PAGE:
Washington-based export market development organization US Wheat Associates (USWA) has hit Turkish government policies, which “encourage” flour dumping in the Philippines.
Joseph Sowers, USWA assistant regional director for South Asia, said that the Turkish government employs a complex, inward processing scheme that creates disruptive incentives to its milling industry to export flour regardless of price.
“Public price information from the Polati grain exchange shows that flour prices in Turkey are significantly more expensive than their export prices,” Sowers said in statement relayed through the Philippine Association of Flour Millers (Pafmil).
In fact, he said that export prices for Turkish flour are even less than the market price its millers must pay to buy wheat to make its flour, in part because the Turkish government sets artificially high support prices for its wheat farmers while currently imposing a 130-percent duty on imported wheat.
“These facts offer strong justification for the Philippine government to protect the Philippines’ flour milling industry from such unfair competition,” Sowers said.
“The proposed 20-percent antidumping duty being considered is clearly fair when another fact is considered: any country that wants to sell flour to Turkey currently must pay a 103-percent duty to the Turkish government,” he added.
Also, in spite of its obligations as a member of the World Trade Organization (WTO), the USWA official said that the Turkish government does not make specific information available about its subsidy support and programs.
“In fact, Turkey is more than a decade behind in publicly reporting its agricultural subsidies, effectively ignoring this WTO requirement,” he said.
US Wheat Associates expressed belief that it is in the best interest of the baking industry in the Philippines to maintain a strong milling industry, adding that it would be shortsighted to rely on unfairly subsidized foreign industry to provide the primary supply of such a critical commodity as flour.
Sowers added that the domestic milling industry provides jobs to the Filipino people, and allows the true added value of producing flour to stay in country.
USWA has been a partner to the Philippine flour milling and baking industries for more than 50 years. The USWA, however, clarified that they have no incentive to restrain trade of the commodity.
“That is why, given the unfairness and questionable legality of the Turkish flour trade, we support the Philippine government following the example of fellow Asean [Association of Southeast Asia] member Indonesia in imposing a reasonable antidumping duty on Turkish flour imports,” USWA said.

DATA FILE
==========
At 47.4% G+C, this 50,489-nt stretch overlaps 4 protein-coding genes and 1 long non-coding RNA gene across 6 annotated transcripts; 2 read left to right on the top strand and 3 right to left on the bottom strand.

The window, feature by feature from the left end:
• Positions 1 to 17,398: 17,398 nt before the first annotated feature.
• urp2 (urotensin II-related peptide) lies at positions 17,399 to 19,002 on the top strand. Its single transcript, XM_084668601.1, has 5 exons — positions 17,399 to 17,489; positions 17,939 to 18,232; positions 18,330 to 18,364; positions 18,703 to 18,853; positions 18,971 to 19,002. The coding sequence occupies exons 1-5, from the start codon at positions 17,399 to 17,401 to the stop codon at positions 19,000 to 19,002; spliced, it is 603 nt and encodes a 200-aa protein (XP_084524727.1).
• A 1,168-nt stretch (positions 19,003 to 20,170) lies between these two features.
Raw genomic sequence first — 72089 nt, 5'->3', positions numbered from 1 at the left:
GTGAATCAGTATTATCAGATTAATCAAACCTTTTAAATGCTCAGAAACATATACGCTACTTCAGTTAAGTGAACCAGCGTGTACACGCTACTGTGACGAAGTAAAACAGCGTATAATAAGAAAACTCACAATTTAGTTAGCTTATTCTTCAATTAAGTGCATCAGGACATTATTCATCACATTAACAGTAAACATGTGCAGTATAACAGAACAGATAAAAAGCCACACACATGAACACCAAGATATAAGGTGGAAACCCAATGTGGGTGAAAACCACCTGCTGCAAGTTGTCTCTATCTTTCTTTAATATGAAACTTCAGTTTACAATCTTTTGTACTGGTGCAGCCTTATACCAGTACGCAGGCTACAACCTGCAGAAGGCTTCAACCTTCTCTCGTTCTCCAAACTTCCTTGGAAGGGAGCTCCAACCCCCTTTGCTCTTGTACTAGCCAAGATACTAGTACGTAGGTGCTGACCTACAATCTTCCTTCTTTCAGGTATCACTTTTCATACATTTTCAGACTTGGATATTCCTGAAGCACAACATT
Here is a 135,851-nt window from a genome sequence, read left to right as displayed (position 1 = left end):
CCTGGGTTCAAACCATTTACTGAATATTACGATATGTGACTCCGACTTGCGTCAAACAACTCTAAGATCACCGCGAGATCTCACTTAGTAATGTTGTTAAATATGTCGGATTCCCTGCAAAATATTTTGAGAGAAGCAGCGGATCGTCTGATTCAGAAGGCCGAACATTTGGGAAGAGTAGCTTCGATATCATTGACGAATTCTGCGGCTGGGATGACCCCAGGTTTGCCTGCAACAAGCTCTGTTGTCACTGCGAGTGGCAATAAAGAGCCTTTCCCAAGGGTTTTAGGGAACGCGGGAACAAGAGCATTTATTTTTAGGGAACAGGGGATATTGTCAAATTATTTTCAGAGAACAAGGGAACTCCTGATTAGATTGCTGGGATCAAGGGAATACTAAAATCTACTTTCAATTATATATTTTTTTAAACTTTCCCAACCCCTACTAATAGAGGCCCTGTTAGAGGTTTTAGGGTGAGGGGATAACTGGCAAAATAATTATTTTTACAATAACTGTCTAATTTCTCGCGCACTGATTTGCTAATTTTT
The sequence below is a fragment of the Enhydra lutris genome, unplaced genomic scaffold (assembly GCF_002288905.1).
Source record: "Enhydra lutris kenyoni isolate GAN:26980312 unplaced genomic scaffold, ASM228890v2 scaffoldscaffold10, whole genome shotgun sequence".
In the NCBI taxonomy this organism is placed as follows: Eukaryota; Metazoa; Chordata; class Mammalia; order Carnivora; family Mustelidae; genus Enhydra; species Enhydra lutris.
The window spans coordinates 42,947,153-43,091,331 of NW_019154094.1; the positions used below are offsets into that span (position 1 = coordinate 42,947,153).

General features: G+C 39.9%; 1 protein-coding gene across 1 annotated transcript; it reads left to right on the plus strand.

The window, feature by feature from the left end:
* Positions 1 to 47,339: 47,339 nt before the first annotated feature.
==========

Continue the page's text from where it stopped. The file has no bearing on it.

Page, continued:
Defending Turkish flour
Meanwhile, the Turkish Flour, Yeast and Ingredients (TFYI) Promotion Group, an organization of Turkey-based exporters whose mandate is to promote their country’s products overseas, has denied allegations of unfair trade made by local flour millers against wheat flour from Turkey.
Turgay Unlu, TFYI Promotion Group chairman, said that they are saddened by the local millers’ antidumping petition, and the subsequent possibility of the Philippine government’s imposition of higher tariff on Turkish flour.
“We value our relationship with our trade associates as well as with the Philippine government and the Filipino people. This is reflected on our fair trade practices specifically in relation to the wheat flour that we export to the Philippines, and our commitment to continue providing Filipinos with affordable ingredients for their well-loved pan de sal and noodles,” Unlu said.
A 25-kilogram sack of Turkish flour—a main ingredient of bread, cookies and noodles—costs approximately P200 less than locally milled flour, Unlu said.
Ernesto Chua, Philippine Turkish Business Council chairman, said that the availability of affordable Turkish flour enables small entrepreneurs and businesses—from polvoron makers and neighborhood bakeries to small biscuit and noodle factories—to survive increasing business costs.
Hakan Esen, chairman of the Turkey-Philippines Business Council and the biggest group of wheat flour producers in Turkey, the Central Anatolian Union, said that there are a number of factors that enable Turkish exporters to price their products competitively in the world market.
“One of these, is the readily available raw material, wheat, for Turkey’s flour mills,” Esen said.
While countries like the Philippines import wheat from limited suppliers of high-priced wheat for its flour production plants, Esen said that Turkey is the world’s ninth largest producer of wheat and has access to wheat suppliers like Russia, Ukraine, Kazakhstan and other wheat producers within the Black Sea region.
Esen also said that Turkey also gains competitive advantage from economies of scale, noting that it has the largest and most advanced wheat mills globally numbering approximately 1,200 with a combined rated production capacity of around 30 million MT.